Published: 6 Jul 2022 · Last updated: 8 Dec 2022
*On the 4th of December, the European Supervisor Authorities published a report containing proposed amendments to SFDR’s regulatory technical standards.
The proposals are:
The European Commission will now take until March 2024 to decide on the proposals. To find out more, read the report or contact a member of our team. The information in this article is up to date as of December 2023.
In our second blog of the Sustainable Finance Disclosure Regulation (SFDR) series, we went into more detail regarding the Principal Adverse Impact Indicators (PAIs). We also examined the many challenges faced by fund managers and private equity (PE) firms. In this blog, we take a deep dive into the Principal Adverse Impact Indicators associated with greenhouse gas (GHG) emissions and the resulting requirements placed on portfolio assets.
SFDR is a European regulation that seeks to improve transparency with regard to sustainable investment products. Greenwashing has become increasingly prevalent, and financial market participants often share claims that they cannot substantiate. SFDR therefore aims to correct companies' reporting methods. The regulation sets out "what the obligations are for manufacturers of financial products and financial advisers towards end-investors". (Source: EU European Commission)
Principal Adverse Impact is defined as
“Negative, material or likely to be material effects on sustainability factors that are caused, compounded by or directly linked to investment decisions and advice performed by the legal entity.” (Source: European Securities and Markets Authority ESMA).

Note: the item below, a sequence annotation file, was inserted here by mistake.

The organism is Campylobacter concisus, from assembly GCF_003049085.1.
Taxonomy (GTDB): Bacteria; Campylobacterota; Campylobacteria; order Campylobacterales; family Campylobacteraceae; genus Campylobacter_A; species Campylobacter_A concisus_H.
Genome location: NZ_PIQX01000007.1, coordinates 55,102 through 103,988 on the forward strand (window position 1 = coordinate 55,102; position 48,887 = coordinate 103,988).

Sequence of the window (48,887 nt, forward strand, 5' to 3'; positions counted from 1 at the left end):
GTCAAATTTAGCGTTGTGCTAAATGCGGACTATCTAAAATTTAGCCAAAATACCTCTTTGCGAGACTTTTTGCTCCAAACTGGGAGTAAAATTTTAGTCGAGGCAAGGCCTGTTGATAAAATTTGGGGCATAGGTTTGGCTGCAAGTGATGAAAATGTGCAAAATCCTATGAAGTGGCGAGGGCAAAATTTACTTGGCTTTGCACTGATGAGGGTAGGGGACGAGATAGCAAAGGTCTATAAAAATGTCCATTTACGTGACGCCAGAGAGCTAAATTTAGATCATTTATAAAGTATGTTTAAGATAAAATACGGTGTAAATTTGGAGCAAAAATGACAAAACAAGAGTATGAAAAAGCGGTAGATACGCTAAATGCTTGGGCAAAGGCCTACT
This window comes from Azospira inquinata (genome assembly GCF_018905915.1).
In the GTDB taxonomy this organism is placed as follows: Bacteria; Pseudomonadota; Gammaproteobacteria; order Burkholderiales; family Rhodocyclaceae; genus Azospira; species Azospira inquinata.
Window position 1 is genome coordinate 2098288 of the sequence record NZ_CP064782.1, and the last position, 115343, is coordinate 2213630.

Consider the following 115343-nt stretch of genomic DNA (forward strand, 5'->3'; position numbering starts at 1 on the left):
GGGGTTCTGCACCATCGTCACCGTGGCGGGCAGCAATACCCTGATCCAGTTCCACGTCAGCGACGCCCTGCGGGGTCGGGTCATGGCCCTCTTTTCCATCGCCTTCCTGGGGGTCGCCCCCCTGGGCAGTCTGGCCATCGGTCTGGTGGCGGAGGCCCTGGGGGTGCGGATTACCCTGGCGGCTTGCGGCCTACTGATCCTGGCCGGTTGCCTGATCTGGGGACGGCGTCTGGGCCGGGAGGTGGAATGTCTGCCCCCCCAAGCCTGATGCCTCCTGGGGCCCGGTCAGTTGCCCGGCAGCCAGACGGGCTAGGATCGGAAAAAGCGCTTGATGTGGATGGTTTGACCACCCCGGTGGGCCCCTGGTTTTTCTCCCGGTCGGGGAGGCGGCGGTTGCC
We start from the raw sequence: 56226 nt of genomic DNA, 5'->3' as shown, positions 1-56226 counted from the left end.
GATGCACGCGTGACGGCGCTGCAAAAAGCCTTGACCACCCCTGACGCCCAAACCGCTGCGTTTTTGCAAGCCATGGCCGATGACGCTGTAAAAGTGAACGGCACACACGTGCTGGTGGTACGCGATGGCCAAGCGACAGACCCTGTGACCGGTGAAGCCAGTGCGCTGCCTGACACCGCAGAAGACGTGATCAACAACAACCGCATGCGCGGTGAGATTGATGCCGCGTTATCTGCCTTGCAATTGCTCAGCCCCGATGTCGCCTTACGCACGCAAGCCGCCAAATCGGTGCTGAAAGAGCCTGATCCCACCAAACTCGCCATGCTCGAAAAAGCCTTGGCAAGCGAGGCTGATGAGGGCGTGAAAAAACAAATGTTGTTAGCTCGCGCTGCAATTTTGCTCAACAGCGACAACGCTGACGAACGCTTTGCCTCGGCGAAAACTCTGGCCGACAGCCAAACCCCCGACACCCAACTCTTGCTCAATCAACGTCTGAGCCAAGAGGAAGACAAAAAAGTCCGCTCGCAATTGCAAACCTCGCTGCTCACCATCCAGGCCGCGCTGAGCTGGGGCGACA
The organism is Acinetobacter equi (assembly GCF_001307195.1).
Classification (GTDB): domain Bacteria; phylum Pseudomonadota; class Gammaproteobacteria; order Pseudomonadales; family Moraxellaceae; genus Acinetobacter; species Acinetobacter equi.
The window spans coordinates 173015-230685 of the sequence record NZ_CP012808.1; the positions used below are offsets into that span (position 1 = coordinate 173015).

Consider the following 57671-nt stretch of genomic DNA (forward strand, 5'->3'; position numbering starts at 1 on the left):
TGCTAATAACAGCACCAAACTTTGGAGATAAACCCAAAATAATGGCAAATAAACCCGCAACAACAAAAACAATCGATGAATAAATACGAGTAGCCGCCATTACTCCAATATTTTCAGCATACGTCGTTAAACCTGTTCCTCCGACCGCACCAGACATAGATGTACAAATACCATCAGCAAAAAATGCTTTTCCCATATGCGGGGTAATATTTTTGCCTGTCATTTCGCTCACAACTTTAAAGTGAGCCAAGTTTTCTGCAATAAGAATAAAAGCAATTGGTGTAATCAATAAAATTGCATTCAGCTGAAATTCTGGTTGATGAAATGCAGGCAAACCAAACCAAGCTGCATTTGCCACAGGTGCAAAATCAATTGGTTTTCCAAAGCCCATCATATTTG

The EU has identified 64 adverse impact indicators (PAIs). As outlined in our previous blog, there are 9 core environmental Principal Adverse Impact Indicators applicable to investee companies, all of which are mandatory. These indicators cover a range of environmental criteria, from water quality to hazardous waste production. However, 3 of these 9 indicators relate to the GHG emissions of the investment company. It is therefore crucial that portfolio companies are able to gather the relevant emissions data for funds that wish to classify under Articles 8 or 9 according to SFDR.
This will likely be the first time that most portfolio companies take action to measure their GHG emissions. In this blog, we highlight the key challenges and the first steps these companies should take to ensure they provide the necessary 2022 data in time for the first PAI report, due June 2023. With less than a year to go, preparation should start now.
To help companies understand ownership of emissions, the GHG Protocol defined three scopes of emissions. Scopes 1 and 2 are often prioritised in reporting frameworks, as they pertain to emissions due to activities that can reasonably controlled by the company. Scope 3 emissions extend across a company’s value chain, and are more challenging to quantify.
The scopes are as follows:
Direct GHG emissions stem from sources owned by a company. This can range from emissions due to vehicles and machinery to emissions due to refrigerant usage in air conditioning.
This scope pertains to emissions arising as a result of purchased (rather than generated) electricity used by the company, whether for general electricity usage or electric vehicles.
This scope covers all indirect emissions not considered in scope 2 that are produced as a result of activities along the company’s value chain (usually split into upstream and downstream). A key example of scope 3 emissions is business travel, such as flights.
The most recent version of the SFDR exposure drafts were updated earlier this year. They suggest that scope 3 emissions should be reported alongside scopes 1 and 2 *.